Two quotes from bicycle history publications:
"The bicycle industry thrived in the United States at the end of the 19th century. As many of ten percent of all Americans owned a bicycle. In 1896, 250 bicycle factories manufactured around one million bicycles in the USA - nearly half of total world production."
"1896 was the year in which cycling soared to a height of popularity among the middle classes of the motherlands of cycling. Britain and France had about a million cyclists each, Germany had half a million, and estimates from the USA range from two to four million."
At the beginning, the Netherlands was rather behind in bicycle usage. The first cycle path in the Netherlands was built quite early but the organisation behind it came into existence only after an Englishman who moved to the Netherlands found there wasn't an existing club to join.
Once upon a time, the USA was the world leader in cycling. Many of the features of Modern Dutch utility bicycles can be seen on the bicycle to the left, made in the USA in 1904, and now displayed in an excellent bicycle museum here in the Netherlands.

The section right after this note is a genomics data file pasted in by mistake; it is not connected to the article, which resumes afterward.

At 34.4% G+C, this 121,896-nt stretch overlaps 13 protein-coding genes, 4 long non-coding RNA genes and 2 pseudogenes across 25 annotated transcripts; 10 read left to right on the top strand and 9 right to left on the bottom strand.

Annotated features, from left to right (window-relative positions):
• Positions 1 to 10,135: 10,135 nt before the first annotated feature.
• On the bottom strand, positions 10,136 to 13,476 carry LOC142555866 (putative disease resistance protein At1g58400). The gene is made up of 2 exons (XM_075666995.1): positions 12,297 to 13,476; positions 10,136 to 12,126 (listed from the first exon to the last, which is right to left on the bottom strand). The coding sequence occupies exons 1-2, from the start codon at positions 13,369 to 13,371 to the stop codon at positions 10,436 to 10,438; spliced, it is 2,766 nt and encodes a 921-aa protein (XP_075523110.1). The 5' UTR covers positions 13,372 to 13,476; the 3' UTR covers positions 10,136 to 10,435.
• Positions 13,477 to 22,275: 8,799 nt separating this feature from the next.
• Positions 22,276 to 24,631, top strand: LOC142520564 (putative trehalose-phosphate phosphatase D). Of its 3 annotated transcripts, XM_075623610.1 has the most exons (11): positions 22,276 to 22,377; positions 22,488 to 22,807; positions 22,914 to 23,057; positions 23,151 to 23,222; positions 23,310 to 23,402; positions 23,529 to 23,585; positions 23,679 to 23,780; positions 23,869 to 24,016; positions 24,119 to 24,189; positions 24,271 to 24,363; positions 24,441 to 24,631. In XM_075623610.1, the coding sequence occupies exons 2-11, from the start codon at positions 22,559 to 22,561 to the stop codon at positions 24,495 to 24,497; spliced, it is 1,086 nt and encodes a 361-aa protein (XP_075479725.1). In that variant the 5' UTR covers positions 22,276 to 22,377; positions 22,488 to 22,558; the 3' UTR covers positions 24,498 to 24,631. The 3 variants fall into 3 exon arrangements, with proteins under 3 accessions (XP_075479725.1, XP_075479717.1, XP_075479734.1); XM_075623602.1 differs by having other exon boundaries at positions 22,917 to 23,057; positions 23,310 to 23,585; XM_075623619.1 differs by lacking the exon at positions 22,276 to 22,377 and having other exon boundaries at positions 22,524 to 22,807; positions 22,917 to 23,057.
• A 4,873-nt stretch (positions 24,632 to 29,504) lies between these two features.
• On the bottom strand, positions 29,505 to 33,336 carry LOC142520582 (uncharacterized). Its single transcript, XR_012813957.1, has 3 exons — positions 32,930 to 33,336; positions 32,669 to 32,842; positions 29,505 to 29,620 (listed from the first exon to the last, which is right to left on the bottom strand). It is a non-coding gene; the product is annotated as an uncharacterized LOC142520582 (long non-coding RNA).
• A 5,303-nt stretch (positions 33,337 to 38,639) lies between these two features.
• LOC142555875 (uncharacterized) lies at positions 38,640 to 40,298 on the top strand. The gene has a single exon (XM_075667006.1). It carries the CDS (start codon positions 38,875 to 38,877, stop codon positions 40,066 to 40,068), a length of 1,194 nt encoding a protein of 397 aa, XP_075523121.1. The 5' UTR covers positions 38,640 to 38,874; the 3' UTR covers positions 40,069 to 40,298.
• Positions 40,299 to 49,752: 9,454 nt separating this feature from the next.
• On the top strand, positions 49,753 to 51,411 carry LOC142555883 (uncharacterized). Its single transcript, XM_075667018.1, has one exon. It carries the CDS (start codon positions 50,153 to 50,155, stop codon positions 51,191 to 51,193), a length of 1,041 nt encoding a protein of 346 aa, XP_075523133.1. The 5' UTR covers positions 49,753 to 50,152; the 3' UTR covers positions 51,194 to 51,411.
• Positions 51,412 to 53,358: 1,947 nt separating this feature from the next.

The Netherlands was quick to embrace the bicycle, but as you can see, it was not always the case that it was a leader in cycling. After the Second World War, policy in the Netherlands became dominated by catering for motor vehicles. In some places, existing cycle paths were removed to make more space for cars. The cycling rate in this country dropped precipitously, and the downward spiral would have continued had it not been turned around.
Many places in the Netherlands were transformed twice during the 20th century: First to accommodate motor vehicles and then to exclude them again (1 2 3 4).
The Netherlands' modern day success in cycling came not by accident or because "the Dutch have always cycled". Rather, it came through continued deliberate effort in policy, campaigning and infrastructure design.
The first paragraph is paraphrased from page 12 of the Dutch Bicycle Master Plan 1999, one of several interesting documents linked to from here. The second paragraph is similarly paraphrased from page 122 of "On Your Bicycle" by Jim McGurn.
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